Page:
The takeaway? If you define your company primarily around customer experiences, your technology base (whether hardware, software, or AI) is likely to migrate more organically and effectively over time than if you were to define yourself in terms of the platform categories that currently drive your business. Branching out becomes a whole lot easier.
And a few more things…
Circle Graphics. Congratulations to Visual 1st Gold sponsor Circle Graphics, which received a significant growth investment from H.I.G. Capital on the eve of the 2019 edition of Visual 1st. H.I.G. is a leading global private equity investment firm with over $34 billion of equity capital under management.
SpotMyPhotos. Visual 1st Show & Tell presenter SpotMyPhotos has become the first company to integrate Canon’s Camera Control Application Program Interface (CCAPI) software into its AI-powered instant-photo sharing solution. SpotMyPhotos event photographers enable event attendees to instantly receive all photographs in which they’re shown.
Forever Connected. At Visual 1st, Forever Connected announced a solution for photobook providers, allowing them to have their customers order additional photo products from their photobook PDFs, thus turning these digital versions of the photobooks into shareable, interactive, e-commerce catalogs.
Canon. Is Canon reinventing the point and shoot? Hmm, Canon is releasing the IVY REC: a screen-less, clippable, waterproof, point-and-shoot camera that is meant to look rugged (but to me looks plasticky). $130.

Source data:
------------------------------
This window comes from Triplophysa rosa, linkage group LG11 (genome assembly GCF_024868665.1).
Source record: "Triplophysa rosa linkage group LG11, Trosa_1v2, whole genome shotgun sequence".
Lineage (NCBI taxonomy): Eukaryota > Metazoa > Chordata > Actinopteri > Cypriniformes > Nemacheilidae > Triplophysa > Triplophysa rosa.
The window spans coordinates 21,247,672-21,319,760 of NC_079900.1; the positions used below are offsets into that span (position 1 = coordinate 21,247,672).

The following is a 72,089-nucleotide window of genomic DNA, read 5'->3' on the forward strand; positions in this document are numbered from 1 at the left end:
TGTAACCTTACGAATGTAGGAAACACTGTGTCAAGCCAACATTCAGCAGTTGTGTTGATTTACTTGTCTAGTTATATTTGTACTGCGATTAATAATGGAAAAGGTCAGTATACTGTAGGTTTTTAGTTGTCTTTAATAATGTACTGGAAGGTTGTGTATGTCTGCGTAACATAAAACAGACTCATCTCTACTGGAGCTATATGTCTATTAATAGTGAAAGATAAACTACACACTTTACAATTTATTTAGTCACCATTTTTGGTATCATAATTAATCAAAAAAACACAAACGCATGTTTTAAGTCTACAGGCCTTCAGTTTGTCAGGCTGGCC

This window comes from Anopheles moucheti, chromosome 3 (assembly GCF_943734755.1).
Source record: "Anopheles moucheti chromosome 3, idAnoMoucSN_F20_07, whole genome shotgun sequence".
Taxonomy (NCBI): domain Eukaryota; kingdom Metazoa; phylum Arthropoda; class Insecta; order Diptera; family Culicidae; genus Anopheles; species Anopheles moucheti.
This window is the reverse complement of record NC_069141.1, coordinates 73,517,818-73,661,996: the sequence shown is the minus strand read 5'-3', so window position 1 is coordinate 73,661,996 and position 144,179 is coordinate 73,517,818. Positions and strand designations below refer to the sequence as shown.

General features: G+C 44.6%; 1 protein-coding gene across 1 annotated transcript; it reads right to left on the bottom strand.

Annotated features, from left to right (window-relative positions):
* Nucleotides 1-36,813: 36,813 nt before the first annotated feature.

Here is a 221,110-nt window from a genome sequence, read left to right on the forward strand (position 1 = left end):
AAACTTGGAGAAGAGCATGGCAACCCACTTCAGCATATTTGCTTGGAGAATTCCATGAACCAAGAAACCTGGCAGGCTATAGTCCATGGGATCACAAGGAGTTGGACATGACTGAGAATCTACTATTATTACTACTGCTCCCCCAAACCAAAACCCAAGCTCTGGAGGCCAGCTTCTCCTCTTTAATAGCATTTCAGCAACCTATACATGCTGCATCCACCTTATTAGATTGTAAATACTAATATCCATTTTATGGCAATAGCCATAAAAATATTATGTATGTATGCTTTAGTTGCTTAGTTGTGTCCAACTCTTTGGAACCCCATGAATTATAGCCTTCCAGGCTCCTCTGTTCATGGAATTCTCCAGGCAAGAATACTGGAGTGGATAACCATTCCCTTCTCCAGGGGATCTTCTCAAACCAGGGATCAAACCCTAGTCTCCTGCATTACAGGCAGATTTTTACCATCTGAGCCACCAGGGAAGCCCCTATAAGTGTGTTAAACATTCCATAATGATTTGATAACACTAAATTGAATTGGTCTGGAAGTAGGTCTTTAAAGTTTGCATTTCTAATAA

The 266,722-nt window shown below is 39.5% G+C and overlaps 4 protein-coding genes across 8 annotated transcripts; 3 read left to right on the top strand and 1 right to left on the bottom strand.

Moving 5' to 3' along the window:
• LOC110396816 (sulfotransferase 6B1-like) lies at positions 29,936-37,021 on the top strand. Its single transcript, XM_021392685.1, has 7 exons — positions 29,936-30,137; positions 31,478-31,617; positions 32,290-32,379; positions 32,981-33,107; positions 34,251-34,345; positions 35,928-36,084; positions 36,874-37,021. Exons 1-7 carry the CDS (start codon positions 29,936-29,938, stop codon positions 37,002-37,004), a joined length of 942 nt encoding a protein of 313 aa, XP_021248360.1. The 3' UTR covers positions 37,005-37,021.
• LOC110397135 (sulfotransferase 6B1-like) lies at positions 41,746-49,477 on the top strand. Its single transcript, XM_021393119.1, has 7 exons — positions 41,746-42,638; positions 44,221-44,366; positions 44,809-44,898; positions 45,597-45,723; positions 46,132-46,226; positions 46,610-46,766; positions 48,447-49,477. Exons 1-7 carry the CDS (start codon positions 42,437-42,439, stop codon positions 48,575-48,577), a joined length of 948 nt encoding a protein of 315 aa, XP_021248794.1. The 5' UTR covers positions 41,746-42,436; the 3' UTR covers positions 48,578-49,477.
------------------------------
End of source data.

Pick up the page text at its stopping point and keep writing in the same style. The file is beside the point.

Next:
Hipstamatic. Photo app pioneer Hipstamatic (who produced retro photo filters to compensate for the mediocre quality of iPhone photos in bygone times) is going vintage again. Its new iOS Hipstamatic X analog camera app offers users access to image filters that imitate the look of many retro analog cameras. It automatically picks the perfect effect depending on what you are shooting.
Explorest. Last year’s Visual 1st presenter Explorest hit the airwaves, discussing in an interview where, when, and how its app teaches photographers to take the best photos.
PastBook. Visual 1st Gold sponsor and panel participant PastBook made it onto the Deloitte Technology Fast50 2019 list of the fastest-growing Dutch technologies companies ((#3 overall; #1 in the Media & Entertainment category).
Visual 1st. In case you missed it: 2019 Visual 1st Awards went to Bellus3D, Skylum, GotPhoto, and Generated Photos.
Author: Hans Hartman
Hans Hartman is president of Suite 48 Analytics, the leading research and analysis firm for the mobile photography market and organizer of Mobile Visual 1st, a yearly industry conference about mobile photography.